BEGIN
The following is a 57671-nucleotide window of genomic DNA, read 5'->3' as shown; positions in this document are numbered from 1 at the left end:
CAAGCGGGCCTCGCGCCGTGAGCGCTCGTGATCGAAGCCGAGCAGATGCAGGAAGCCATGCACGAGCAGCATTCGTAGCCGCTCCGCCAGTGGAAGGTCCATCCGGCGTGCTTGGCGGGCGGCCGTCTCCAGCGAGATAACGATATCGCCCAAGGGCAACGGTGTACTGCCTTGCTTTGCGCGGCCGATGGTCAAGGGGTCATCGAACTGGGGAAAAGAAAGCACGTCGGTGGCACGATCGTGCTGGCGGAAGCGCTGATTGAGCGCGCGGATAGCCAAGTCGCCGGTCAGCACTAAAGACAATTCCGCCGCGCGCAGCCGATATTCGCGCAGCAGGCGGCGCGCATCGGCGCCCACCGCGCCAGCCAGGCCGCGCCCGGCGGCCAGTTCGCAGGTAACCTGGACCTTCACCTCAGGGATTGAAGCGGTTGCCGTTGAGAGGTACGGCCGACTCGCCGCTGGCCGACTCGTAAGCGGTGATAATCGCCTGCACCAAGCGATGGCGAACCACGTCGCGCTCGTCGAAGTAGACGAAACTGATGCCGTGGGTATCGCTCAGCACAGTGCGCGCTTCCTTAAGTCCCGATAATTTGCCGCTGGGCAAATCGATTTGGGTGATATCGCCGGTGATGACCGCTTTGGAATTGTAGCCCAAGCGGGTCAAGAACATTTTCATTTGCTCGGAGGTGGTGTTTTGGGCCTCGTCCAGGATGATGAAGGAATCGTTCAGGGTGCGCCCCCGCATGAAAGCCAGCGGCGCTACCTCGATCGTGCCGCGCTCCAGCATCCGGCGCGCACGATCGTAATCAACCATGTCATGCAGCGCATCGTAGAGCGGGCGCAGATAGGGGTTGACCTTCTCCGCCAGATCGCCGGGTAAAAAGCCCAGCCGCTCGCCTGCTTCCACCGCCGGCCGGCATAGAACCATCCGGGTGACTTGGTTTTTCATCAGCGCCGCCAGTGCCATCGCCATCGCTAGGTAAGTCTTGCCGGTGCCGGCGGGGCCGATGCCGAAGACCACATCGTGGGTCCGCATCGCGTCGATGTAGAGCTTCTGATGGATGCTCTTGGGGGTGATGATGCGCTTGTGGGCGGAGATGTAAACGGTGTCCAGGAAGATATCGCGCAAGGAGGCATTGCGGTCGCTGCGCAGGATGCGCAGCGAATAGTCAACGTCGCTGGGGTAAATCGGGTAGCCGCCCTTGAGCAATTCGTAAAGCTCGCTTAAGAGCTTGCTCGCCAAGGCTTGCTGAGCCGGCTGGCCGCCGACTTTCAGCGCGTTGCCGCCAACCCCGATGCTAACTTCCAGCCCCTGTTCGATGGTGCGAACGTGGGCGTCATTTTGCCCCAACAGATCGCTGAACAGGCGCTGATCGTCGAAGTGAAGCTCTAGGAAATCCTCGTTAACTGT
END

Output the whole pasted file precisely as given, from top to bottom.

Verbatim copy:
The following is a 57671-nucleotide window of genomic DNA, read 5'->3' as shown; positions in this document are numbered from 1 at the left end:
CAAGCGGGCCTCGCGCCGTGAGCGCTCGTGATCGAAGCCGAGCAGATGCAGGAAGCCATGCACGAGCAGCATTCGTAGCCGCTCCGCCAGTGGAAGGTCCATCCGGCGTGCTTGGCGGGCGGCCGTCTCCAGCGAGATAACGATATCGCCCAAGGGCAACGGTGTACTGCCTTGCTTTGCGCGGCCGATGGTCAAGGGGTCATCGAACTGGGGAAAAGAAAGCACGTCGGTGGCACGATCGTGCTGGCGGAAGCGCTGATTGAGCGCGCGGATAGCCAAGTCGCCGGTCAGCACTAAAGACAATTCCGCCGCGCGCAGCCGATATTCGCGCAGCAGGCGGCGCGCATCGGCGCCCACCGCGCCAGCCAGGCCGCGCCCGGCGGCCAGTTCGCAGGTAACCTGGACCTTCACCTCAGGGATTGAAGCGGTTGCCGTTGAGAGGTACGGCCGACTCGCCGCTGGCCGACTCGTAAGCGGTGATAATCGCCTGCACCAAGCGATGGCGAACCACGTCGCGCTCGTCGAAGTAGACGAAACTGATGCCGTGGGTATCGCTCAGCACAGTGCGCGCTTCCTTAAGTCCCGATAATTTGCCGCTGGGCAAATCGATTTGGGTGATATCGCCGGTGATGACCGCTTTGGAATTGTAGCCCAAGCGGGTCAAGAACATTTTCATTTGCTCGGAGGTGGTGTTTTGGGCCTCGTCCAGGATGATGAAGGAATCGTTCAGGGTGCGCCCCCGCATGAAAGCCAGCGGCGCTACCTCGATCGTGCCGCGCTCCAGCATCCGGCGCGCACGATCGTAATCAACCATGTCATGCAGCGCATCGTAGAGCGGGCGCAGATAGGGGTTGACCTTCTCCGCCAGATCGCCGGGTAAAAAGCCCAGCCGCTCGCCTGCTTCCACCGCCGGCCGGCATAGAACCATCCGGGTGACTTGGTTTTTCATCAGCGCCGCCAGTGCCATCGCCATCGCTAGGTAAGTCTTGCCGGTGCCGGCGGGGCCGATGCCGAAGACCACATCGTGGGTCCGCATCGCGTCGATGTAGAGCTTCTGATGGATGCTCTTGGGGGTGATGATGCGCTTGTGGGCGGAGATGTAAACGGTGTCCAGGAAGATATCGCGCAAGGAGGCATTGCGGTCGCTGCGCAGGATGCGCAGCGAATAGTCAACGTCGCTGGGGTAAATCGGGTAGCCGCCCTTGAGCAATTCGTAAAGCTCGCTTAAGAGCTTGCTCGCCAAGGCTTGCTGAGCCGGCTGGCCGCCGACTTTCAGCGCGTTGCCGCCAACCCCGATGCTAACTTCCAGCCCCTGTTCGATGGTGCGAACGTGGGCGTCATTTTGCCCCAACAGATCGCTGAACAGGCGCTGATCGTCGAAGTGAAGCTCTAGGAAATCCTCGTTAACTGT